IRLS 675 Unit 4: Drupal and Digital Collections

drupal icon, svg version

drupal icon, svg version (Photo credit: Wikipedia)

Going Digital with Drupal Collections
This week our task is to consider how suitable Drupal might be for our collections. I am creating a Physics Collection for the students and faculty at my local college. The students are undergraduate students and the faculty are actively involved in research at the college. Students will be using the collection so it will be important to have them use search terms that are familiar to them. I can easily create a field in Drupal where users such as students can input search terms. Having a student user define subject terms would be beneficial as experts such as Physics faculty will sue different search terms. A collection of the terms that students use would be valuable to the collection.

Drupal Advantages
The Science, Humanities, and Arts Network of Technological Initiatives lists a number of advantages that Drupal has for developing content-based projects. “Drupal is ideal for content-based projects that seek to organize and connect a variety of media and data. With its fine grained system of permissions and its ability to create and link arbitrary content types, Drupal is ideal for projects where the goal is to link as many things as possible, and to discover, in the process, the patterns that connect them. “ See https://wiki.shanti.virginia.edu/display/KB/Drupal

The House Divided Project at Dickinson college is just one examples of how Drupal can be used to build a digital collection. See https://wiki.shanti.virginia.edu/display/KB/Drupal For a good description of the collection see http://blogs.dickinson.edu/digitalhumanities/dickinson-projects/ This project has over 10,000 items in its collection.

Authorization and Permissions
Drupal is able to accommodate users with various roles and authorizations. Since there will be some research documents in this collection, some users may want access restricted to the public and have research documents used primarily by internal users.  Internal users need to upload documents but special permission needs to be granted for inputting and configuring the Dublin Core elements needed for the document or other artifact that will be uploaded.

Interoperability
Drupal is also interoperable with a number of other systems. An example of this interoperability is the integration of Drupal  with Kaltura to create Mediabase, an audio-video collection at the University of Virginia. See https://wiki.shanti.virginia.edu/display/KB/UVa+Mediabase In this case metadata can easily be attached to the items uploaded. The system also has faceted browsing searching enabled through the Solr search platform. An example of the PB Core metadata associated with the system can be viewed at http://mediabase.drupal.shanti.virginia.edu/video/dice-and-beer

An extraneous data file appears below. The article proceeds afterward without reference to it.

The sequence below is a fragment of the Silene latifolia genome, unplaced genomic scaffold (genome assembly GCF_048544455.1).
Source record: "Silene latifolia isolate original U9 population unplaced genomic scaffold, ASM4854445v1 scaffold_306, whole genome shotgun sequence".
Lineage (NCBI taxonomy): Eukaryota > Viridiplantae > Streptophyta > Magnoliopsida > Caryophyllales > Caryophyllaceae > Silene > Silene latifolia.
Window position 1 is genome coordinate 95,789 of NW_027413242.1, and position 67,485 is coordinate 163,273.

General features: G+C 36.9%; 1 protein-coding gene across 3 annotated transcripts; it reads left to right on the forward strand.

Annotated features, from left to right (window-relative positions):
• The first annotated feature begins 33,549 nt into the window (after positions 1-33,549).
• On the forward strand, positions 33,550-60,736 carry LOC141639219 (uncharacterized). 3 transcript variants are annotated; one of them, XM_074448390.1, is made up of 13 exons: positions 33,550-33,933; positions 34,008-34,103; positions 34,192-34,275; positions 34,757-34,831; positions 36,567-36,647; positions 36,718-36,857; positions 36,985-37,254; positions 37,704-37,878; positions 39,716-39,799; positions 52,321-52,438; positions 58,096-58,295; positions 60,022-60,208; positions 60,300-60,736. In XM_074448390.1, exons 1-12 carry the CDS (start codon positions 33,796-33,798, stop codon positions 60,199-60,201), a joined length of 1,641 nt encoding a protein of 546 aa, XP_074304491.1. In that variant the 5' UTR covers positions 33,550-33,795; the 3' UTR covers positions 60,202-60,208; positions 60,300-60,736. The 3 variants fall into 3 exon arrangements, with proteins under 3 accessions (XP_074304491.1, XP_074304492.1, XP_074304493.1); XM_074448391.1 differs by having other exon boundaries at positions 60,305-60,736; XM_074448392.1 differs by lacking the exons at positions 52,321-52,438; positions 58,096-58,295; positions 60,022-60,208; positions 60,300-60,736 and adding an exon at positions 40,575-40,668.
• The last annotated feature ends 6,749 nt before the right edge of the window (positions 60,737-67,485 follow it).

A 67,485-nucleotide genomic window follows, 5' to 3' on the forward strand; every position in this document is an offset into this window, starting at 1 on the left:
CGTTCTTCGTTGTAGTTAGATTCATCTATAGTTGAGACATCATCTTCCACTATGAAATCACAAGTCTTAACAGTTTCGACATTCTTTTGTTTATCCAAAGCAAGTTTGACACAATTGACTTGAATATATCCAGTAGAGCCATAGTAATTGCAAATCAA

Virtual Research Environment
As Drupal has many modules available I could easily create a Virtual Research Environment where students and faculty could collaborate remotely on different projects. GoogleDocs is not an efficient collaborative platform for most people! An example of how different Drupal modules can be used in a Virtual Research Environment can be viewed at http://sciencestage.com/v/19934/create-content-in-drupal.html Although the sample VRE described at this websitehttp://www.quinndombrowski.com/drupal/site-breakdowns/building-virtual-research-environment-vre-drupal-under-5-hourswas created with Drupal 6, most of the modules described are available in Drupal 7. I could use the Views module in a similar way in my collection. The Glossary module (See https://drupal.org/project/glossary) which “helps newbies understand the jargon which always crops up when specialists talk about a topic”  could be very useful for my purposes as I will have an audience of students and experts. However, the Glossary module has not yet been developed for Drupal 7.

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